David O. Russell’s third collaboration with Jennifer Lawrence has endured predictable backlash following their prior successes “Silver Linings Playbook” and “American Hustle.” Willful ignorance has taken root in critical diatribes painting “Joy” as a piecemeal biopic with nothing coherent to say. Meanwhile, symbols and allegories abound, turning the story of Joy Mangano into a feminist albeit dysfunctional fairy tale. Lawrence imbues Joy with composure and quandary in the face of a patriarchal society trigger-happy to knock her down a peg. Bradley Cooper quietly shines as a shopping network big-wig, and Robert Deniro and Virginia Madsen are perfectly suffocating as Joy’s divorced parents. “Joy” is more than a how-to guide for the Miracle Mop.
Gorgeously shot, impeccably detailed, and populated with a mix of the famous and not-so-famous, including newcomer Britt Robertson who plays earnest and honest better than any young actress right now, and George Clooney as inventor Frank Walker, a man who gives new meaning to the phrase “every cynic is a disappointed idealist.” Director Brad Bird is obviously the latter, relishing, however briefly, in those possibilities of a world without gridlock. Contradictory for some, compelling for me, “Tomorrowland” is nevertheless about hope, a vigorous retort to Hollywood’s apocalyptic regalia, and a passionate plea to the culturally despondent and the politically dejected. It says: don’t give up on us.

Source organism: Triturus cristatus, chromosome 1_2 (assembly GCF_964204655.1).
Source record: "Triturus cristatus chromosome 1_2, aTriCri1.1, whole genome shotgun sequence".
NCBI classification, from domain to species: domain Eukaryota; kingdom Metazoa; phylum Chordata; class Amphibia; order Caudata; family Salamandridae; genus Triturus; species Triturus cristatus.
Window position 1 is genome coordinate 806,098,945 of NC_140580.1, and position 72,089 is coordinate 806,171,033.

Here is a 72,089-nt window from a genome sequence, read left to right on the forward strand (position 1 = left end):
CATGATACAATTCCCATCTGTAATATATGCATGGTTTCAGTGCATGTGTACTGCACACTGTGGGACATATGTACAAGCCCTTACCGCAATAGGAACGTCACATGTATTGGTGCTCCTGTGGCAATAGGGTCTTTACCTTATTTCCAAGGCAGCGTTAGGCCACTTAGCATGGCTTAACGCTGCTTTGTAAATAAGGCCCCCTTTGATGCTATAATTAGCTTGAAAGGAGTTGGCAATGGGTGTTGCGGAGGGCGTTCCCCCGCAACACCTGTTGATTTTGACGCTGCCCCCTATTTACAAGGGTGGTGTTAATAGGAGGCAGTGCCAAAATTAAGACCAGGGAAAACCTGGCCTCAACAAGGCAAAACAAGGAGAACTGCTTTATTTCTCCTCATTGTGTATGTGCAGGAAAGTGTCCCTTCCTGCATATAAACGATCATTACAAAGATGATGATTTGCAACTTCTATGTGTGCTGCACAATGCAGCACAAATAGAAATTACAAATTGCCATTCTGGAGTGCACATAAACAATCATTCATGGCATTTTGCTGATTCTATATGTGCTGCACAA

“Ted 2” continues the tradition of comedy as typically the most subjective genre on Earth. While critics and audiences recoiled at the mere mention of Seth MacFarlane following his western debacle (“A Million Ways to Die in the West“), I embraced this sophomoric triumph. Focusing more on the titular bear, MacFarlane ups the ante with more cameos, more parodies, and more obscure references. One riff at the sight of reefer is a delight, and Giovanni Ribisi’s creepy villain returns for a Comic-Con climax that remains the funniest thing I’ve seen all year. “Ted 2” may not surpass the crude originality of its predecessor, but Mark Wahlberg makes a fine dance partner and a gay rights metaphor makes this comedy all the more deft.
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